Although Google knows best how people use the internet, it also wants to dig a little deeper and monitor the app usage as well. It appears that the company is developing a new mobile apps that compensate users if they allow their mobile behavior to be monitored. From what we know, the project is called “Mobile Meter” and uses iOS and Android apps that intelligently monitor app usage and web browsing habits and send the data back to Google.
Google confirmed the development of the new apps later on, which it says are part of its Screenwise market research project that began rolling out last year. The Mobile Meter apps will replace an older method that allowed panelists to participate, helping Google measure media consumption across all screens but with more accurate results on mobile. Both the Android and iOS apps will be submitted to their relevant app stores in the near future, although only panelists will be able to actually use them. The company states that while there isn’t an open call for volunteers right now, it recruits for panels on an ongoing basis and compensation varies based on the panels people participate in.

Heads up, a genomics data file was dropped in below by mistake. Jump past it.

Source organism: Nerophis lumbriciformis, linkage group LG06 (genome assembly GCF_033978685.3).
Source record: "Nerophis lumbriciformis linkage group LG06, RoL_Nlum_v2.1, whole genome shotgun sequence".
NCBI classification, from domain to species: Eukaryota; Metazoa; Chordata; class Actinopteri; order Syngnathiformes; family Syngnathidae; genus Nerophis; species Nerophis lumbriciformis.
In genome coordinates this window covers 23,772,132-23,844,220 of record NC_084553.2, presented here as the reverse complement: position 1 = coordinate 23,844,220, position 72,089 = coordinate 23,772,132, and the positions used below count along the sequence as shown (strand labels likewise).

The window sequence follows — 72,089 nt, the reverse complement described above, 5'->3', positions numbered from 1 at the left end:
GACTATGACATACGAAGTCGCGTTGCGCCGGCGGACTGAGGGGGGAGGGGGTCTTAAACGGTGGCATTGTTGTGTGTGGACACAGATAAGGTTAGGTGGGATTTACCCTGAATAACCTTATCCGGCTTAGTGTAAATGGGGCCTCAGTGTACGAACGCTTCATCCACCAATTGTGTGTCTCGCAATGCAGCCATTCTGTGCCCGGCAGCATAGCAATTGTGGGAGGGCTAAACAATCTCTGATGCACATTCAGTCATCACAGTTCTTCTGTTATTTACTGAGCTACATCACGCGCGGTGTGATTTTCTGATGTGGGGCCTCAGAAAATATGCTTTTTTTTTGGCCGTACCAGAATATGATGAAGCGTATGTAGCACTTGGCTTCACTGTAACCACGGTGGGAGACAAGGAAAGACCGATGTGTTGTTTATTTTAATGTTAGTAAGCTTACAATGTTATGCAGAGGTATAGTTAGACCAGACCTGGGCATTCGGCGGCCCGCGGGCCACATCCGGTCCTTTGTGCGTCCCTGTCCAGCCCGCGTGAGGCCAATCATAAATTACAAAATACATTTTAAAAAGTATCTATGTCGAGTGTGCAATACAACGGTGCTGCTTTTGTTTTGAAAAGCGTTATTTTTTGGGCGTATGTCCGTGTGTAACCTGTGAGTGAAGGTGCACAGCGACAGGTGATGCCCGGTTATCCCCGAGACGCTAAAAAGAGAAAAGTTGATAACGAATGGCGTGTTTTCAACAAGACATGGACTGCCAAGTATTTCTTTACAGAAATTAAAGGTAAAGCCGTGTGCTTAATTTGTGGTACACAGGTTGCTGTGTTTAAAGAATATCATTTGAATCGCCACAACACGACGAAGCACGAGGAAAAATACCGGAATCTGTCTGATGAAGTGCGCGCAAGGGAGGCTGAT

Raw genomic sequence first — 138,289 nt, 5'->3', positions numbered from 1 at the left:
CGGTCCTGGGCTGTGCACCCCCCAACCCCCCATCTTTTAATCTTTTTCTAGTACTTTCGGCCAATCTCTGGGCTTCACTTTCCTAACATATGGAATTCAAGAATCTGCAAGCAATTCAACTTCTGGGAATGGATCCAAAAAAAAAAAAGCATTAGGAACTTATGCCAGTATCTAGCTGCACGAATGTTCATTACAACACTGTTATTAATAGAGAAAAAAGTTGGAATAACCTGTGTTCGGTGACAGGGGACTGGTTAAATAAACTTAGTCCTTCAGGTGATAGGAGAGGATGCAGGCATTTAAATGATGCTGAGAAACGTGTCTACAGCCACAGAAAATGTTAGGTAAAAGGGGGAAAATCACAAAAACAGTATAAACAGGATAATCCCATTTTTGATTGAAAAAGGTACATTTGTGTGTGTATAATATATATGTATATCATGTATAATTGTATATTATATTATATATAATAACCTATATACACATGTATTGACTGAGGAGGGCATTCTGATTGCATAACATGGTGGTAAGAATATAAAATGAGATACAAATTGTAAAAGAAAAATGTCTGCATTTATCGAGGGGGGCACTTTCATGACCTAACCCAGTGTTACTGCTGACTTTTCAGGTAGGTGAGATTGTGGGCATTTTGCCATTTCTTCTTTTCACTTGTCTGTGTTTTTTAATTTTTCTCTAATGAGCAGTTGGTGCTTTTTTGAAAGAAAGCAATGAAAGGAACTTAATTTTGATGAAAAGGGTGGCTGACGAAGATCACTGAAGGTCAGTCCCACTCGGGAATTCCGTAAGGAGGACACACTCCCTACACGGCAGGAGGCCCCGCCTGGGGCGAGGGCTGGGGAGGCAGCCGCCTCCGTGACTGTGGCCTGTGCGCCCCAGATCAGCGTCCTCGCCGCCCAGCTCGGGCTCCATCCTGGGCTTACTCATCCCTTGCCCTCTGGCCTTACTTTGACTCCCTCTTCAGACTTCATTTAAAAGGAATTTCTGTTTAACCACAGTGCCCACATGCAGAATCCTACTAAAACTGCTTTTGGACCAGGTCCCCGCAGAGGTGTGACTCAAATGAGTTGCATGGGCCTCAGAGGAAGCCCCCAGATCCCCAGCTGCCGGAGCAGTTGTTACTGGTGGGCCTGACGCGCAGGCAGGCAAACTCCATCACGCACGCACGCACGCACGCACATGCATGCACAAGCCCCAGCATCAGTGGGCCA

The company already passively collects data to improve its apps and resources. The Google Maps app for example, regularly feeds back location metrics to enhance the service. Since Google won’t comment, we don’t know exactly which app and web metrics it intends to track with Mobile Meter. However, it will presumably enable the company to evaluate the different habits of Android and iOS users, gaining an important insight into Apple’s ecosystem. Google will anonymize all of the information it collects to ensure the privacy of its panelists. Given Facebook and Google’s previous mistakes, where private information was made public, Google will need to be transparent over how the opt-in service uses the data it gathers.
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